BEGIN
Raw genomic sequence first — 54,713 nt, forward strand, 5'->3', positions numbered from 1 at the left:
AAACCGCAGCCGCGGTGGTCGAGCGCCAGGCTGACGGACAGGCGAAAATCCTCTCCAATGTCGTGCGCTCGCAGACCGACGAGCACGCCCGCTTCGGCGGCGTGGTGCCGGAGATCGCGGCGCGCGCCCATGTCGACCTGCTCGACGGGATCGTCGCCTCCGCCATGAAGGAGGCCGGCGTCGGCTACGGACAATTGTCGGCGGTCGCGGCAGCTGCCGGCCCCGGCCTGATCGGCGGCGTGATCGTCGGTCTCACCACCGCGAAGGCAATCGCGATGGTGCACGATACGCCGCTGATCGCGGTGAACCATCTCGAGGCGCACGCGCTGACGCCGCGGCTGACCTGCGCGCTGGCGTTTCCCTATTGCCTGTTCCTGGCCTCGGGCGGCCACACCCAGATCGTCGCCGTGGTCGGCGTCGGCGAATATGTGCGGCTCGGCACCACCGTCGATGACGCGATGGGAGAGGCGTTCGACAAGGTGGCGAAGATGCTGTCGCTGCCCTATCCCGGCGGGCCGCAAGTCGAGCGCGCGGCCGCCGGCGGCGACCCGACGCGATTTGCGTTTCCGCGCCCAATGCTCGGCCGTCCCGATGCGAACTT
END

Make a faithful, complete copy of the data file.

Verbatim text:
Raw genomic sequence first — 54,713 nt, forward strand, 5'->3', positions numbered from 1 at the left:
AAACCGCAGCCGCGGTGGTCGAGCGCCAGGCTGACGGACAGGCGAAAATCCTCTCCAATGTCGTGCGCTCGCAGACCGACGAGCACGCCCGCTTCGGCGGCGTGGTGCCGGAGATCGCGGCGCGCGCCCATGTCGACCTGCTCGACGGGATCGTCGCCTCCGCCATGAAGGAGGCCGGCGTCGGCTACGGACAATTGTCGGCGGTCGCGGCAGCTGCCGGCCCCGGCCTGATCGGCGGCGTGATCGTCGGTCTCACCACCGCGAAGGCAATCGCGATGGTGCACGATACGCCGCTGATCGCGGTGAACCATCTCGAGGCGCACGCGCTGACGCCGCGGCTGACCTGCGCGCTGGCGTTTCCCTATTGCCTGTTCCTGGCCTCGGGCGGCCACACCCAGATCGTCGCCGTGGTCGGCGTCGGCGAATATGTGCGGCTCGGCACCACCGTCGATGACGCGATGGGAGAGGCGTTCGACAAGGTGGCGAAGATGCTGTCGCTGCCCTATCCCGGCGGGCCGCAAGTCGAGCGCGCGGCCGCCGGCGGCGACCCGACGCGATTTGCGTTTCCGCGCCCAATGCTCGGCCGTCCCGATGCGAACTT